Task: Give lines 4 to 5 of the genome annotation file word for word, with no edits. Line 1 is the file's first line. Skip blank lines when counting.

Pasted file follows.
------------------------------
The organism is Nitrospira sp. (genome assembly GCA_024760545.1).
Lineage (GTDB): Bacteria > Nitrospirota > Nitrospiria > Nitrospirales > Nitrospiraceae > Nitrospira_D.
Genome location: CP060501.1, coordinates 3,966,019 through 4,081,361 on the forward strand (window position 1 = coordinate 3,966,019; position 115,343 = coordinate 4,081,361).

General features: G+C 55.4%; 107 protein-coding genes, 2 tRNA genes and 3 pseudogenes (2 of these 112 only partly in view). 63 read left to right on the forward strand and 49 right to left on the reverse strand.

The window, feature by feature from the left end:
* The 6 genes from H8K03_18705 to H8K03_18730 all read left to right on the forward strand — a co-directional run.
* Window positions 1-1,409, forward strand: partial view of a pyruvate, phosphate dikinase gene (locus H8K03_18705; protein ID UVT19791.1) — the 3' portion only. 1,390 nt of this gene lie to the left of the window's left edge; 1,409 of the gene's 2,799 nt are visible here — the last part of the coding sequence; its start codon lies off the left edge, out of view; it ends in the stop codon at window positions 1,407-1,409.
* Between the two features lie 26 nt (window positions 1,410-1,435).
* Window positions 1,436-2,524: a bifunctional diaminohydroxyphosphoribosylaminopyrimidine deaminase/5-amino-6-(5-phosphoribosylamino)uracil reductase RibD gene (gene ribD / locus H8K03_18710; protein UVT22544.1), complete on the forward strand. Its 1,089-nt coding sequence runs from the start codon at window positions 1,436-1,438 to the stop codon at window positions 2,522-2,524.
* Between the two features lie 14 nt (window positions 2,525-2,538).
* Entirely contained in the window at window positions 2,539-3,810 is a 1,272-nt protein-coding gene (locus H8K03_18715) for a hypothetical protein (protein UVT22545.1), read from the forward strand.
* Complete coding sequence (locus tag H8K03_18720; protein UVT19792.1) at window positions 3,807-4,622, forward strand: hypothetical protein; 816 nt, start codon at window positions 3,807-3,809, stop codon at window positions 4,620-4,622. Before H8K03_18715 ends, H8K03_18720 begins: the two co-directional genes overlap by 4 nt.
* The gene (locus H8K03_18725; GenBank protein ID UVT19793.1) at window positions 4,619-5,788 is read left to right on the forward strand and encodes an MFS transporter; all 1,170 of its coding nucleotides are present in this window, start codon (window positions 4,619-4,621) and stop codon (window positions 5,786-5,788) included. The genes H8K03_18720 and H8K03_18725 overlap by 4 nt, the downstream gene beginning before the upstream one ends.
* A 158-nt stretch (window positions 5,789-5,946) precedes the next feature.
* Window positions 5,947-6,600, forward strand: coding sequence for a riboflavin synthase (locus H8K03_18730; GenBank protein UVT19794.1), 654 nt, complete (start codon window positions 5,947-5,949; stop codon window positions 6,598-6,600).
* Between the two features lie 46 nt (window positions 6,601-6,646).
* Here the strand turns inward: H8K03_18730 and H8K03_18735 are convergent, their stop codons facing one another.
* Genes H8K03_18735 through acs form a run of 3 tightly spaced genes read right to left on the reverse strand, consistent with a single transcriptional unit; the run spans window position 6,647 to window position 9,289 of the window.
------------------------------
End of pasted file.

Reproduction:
General features: G+C 55.4%; 107 protein-coding genes, 2 tRNA genes and 3 pseudogenes (2 of these 112 only partly in view). 63 read left to right on the forward strand and 49 right to left on the reverse strand.

The window, feature by feature from the left end: